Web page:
Shia Muslims all over the world have been demanding the release of Saudi cleric Sheikh Nimr al-Nimr since 2012, when he spoke out against the government’s corruption and oppression of religious minorities.

Sheikh Nimr is an Islamic preacher from the Shia sect, and is very well known for his prominent figure and tendency to discuss controversial topics in his Friday sermons. As of October 2011, the Guardian newspaper described him as “(seeming) to have become the most popular Saudi Shia cleric among local youth”.

One instance of where he criticised Saudi authorities was in response to the happenings of February 2009, where protests broke out in Medina due to differences of customs between Shias and Sunnis while visiting the Prophet of Islam, Muhammad. As a result, many Shia Muslims were arrested between the 4th and 8th March 2009, including six children.

In July 2012, he was shot in the leg and arrested by Saudi authorities while on his way to his house in Qatif in the Eastern Province of Saudi Arabia. In response to his arrest, thousands of Shias protested and many were killed in clashes with Saudi authorities.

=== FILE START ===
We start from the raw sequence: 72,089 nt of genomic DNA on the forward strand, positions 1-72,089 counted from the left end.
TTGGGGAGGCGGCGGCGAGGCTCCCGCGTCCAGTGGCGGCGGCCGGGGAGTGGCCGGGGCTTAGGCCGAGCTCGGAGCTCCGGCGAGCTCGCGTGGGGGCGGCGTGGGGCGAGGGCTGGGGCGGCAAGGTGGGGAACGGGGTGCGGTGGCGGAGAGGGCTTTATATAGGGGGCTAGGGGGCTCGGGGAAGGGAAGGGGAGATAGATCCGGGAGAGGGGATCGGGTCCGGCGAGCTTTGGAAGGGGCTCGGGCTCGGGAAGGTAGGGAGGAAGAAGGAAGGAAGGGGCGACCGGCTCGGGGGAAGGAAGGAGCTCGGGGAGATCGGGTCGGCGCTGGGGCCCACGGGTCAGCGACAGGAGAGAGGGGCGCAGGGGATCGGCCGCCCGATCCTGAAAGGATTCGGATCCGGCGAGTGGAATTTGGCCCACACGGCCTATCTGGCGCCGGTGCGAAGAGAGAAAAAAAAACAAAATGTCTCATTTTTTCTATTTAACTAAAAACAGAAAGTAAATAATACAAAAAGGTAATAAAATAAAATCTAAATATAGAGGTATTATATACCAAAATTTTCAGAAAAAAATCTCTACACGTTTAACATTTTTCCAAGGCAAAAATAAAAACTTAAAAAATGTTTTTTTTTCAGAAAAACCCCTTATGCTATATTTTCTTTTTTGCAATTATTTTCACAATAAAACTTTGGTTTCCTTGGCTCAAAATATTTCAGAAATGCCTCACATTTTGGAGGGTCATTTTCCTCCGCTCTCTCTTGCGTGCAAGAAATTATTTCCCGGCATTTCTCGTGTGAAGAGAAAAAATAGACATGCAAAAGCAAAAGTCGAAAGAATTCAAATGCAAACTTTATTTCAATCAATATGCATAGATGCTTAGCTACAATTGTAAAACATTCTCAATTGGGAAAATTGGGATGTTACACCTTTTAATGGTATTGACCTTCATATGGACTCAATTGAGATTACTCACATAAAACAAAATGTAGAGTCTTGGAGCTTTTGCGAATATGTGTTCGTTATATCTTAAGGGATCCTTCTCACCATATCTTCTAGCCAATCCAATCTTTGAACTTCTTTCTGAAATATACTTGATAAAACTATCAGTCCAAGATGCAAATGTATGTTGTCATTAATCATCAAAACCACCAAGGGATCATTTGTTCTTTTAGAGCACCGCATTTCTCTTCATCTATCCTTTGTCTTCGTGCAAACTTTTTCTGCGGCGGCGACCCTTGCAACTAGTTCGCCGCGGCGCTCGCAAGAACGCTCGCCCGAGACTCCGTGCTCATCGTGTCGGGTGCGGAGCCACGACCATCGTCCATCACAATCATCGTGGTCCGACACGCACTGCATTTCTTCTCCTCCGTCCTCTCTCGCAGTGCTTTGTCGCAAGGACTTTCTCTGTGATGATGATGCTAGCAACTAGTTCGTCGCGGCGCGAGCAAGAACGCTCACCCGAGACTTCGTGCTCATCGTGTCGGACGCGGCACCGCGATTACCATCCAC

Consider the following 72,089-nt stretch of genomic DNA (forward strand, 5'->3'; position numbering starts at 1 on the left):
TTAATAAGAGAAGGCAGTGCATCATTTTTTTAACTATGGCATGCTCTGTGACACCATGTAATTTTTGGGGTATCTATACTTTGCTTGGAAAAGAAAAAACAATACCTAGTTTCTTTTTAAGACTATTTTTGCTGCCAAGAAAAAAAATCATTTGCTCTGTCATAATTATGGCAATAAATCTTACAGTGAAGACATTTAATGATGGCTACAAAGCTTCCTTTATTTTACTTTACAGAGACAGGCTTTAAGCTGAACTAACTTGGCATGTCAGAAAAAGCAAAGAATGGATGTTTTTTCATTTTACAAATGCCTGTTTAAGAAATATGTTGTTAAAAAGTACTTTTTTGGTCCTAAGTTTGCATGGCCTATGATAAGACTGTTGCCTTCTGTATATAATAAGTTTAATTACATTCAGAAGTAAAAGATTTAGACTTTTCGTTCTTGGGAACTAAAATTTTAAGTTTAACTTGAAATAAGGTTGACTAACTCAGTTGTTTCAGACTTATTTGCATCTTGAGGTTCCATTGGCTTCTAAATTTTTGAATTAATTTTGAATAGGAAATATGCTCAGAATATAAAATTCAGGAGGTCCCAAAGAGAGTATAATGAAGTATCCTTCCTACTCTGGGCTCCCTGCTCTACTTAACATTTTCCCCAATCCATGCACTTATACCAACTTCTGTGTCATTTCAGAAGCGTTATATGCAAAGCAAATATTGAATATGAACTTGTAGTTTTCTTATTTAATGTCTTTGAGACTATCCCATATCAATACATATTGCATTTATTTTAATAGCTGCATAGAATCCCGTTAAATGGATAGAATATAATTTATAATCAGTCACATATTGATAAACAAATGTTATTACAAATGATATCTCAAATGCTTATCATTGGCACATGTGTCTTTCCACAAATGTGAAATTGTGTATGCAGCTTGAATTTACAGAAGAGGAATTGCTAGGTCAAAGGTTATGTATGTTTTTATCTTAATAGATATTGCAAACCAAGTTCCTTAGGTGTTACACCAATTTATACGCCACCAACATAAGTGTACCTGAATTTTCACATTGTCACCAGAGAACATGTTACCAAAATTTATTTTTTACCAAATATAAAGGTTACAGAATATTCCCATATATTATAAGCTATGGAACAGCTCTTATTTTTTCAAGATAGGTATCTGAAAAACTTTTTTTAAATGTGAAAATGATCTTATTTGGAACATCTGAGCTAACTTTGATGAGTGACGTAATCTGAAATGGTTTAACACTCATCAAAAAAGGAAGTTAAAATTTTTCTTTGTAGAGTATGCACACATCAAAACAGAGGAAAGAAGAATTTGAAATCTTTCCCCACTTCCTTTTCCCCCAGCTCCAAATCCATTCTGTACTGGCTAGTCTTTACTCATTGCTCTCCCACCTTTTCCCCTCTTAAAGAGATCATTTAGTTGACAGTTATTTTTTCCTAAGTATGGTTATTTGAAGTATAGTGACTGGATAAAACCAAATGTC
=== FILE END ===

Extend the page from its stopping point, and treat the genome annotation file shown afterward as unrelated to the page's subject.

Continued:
Despite the Saudi Press Agency claiming that the cleric was allegedly charged with “instigating unrest”, his brother Mohammed al-Nimr stated that the Interior Ministry has been after Sheikh Nimr for months because of his political opinions – which is highly likely considering the government’s history. Fore example, one of the Saudi Kingdom’s courts has also sentenced Shia cleric Sheikh Tawfiq al-‘Amr for eight years and gave him a ten-year travel ban in addition to banning him from delivering religious sermons.

Pictures were released online by Eastern Province activists showing Sheikh Nimr in a car and covered with a blood-stained white blanket, and according to Press TV, al-Nimr was “tortured, had bruises on his face and had broken teeth”. Activists say there are currently over 30,000 political prisoners in Saudi Arabia.

The 19th July brought news from al-Nimr’s family that he had commenced a hunger strike, which lasted for months, and his court trials are continuously postponed. His last trial, which was on the 16th September 2014, was postponed until 15th October 2014.

We hereby demand the release of Sheikh Nimr al-Nimr on the basis that his whole sentence is pure oppression, and we refuse to condone Saudi Arabia’s failure to address the rights situation in the kingdom.